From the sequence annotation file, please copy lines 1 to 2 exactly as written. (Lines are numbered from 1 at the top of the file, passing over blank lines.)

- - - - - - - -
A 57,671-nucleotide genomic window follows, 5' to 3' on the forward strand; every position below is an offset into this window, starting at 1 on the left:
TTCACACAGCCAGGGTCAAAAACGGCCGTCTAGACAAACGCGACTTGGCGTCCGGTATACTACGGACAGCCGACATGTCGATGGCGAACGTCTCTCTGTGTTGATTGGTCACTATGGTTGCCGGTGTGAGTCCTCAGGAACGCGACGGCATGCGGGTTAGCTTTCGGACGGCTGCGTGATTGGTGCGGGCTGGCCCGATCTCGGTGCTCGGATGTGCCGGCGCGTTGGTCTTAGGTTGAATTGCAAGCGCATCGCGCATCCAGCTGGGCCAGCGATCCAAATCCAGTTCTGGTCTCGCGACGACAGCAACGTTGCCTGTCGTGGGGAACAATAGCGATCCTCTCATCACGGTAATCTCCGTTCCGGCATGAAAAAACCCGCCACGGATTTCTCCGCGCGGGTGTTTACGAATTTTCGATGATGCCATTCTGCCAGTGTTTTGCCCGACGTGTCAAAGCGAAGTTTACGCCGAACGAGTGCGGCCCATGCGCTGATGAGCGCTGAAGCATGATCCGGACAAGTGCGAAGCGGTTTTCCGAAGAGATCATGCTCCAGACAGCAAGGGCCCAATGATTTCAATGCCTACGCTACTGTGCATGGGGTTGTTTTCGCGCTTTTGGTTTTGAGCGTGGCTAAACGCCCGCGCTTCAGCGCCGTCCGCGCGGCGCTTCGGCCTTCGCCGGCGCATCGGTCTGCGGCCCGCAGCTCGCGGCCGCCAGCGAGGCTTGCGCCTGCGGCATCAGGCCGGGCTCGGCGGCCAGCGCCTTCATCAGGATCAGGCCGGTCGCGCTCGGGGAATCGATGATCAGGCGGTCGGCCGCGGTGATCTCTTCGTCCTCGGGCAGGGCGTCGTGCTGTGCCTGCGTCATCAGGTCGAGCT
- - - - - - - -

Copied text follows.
A 57,671-nucleotide genomic window follows, 5' to 3' on the forward strand; every position below is an offset into this window, starting at 1 on the left:
TTCACACAGCCAGGGTCAAAAACGGCCGTCTAGACAAACGCGACTTGGCGTCCGGTATACTACGGACAGCCGACATGTCGATGGCGAACGTCTCTCTGTGTTGATTGGTCACTATGGTTGCCGGTGTGAGTCCTCAGGAACGCGACGGCATGCGGGTTAGCTTTCGGACGGCTGCGTGATTGGTGCGGGCTGGCCCGATCTCGGTGCTCGGATGTGCCGGCGCGTTGGTCTTAGGTTGAATTGCAAGCGCATCGCGCATCCAGCTGGGCCAGCGATCCAAATCCAGTTCTGGTCTCGCGACGACAGCAACGTTGCCTGTCGTGGGGAACAATAGCGATCCTCTCATCACGGTAATCTCCGTTCCGGCATGAAAAAACCCGCCACGGATTTCTCCGCGCGGGTGTTTACGAATTTTCGATGATGCCATTCTGCCAGTGTTTTGCCCGACGTGTCAAAGCGAAGTTTACGCCGAACGAGTGCGGCCCATGCGCTGATGAGCGCTGAAGCATGATCCGGACAAGTGCGAAGCGGTTTTCCGAAGAGATCATGCTCCAGACAGCAAGGGCCCAATGATTTCAATGCCTACGCTACTGTGCATGGGGTTGTTTTCGCGCTTTTGGTTTTGAGCGTGGCTAAACGCCCGCGCTTCAGCGCCGTCCGCGCGGCGCTTCGGCCTTCGCCGGCGCATCGGTCTGCGGCCCGCAGCTCGCGGCCGCCAGCGAGGCTTGCGCCTGCGGCATCAGGCCGGGCTCGGCGGCCAGCGCCTTCATCAGGATCAGGCCGGTCGCGCTCGGGGAATCGATGATCAGGCGGTCGGCCGCGGTGATCTCTTCGTCCTCGGGCAGGGCGTCGTGCTGTGCCTGCGTCATCAGGTCGAGCT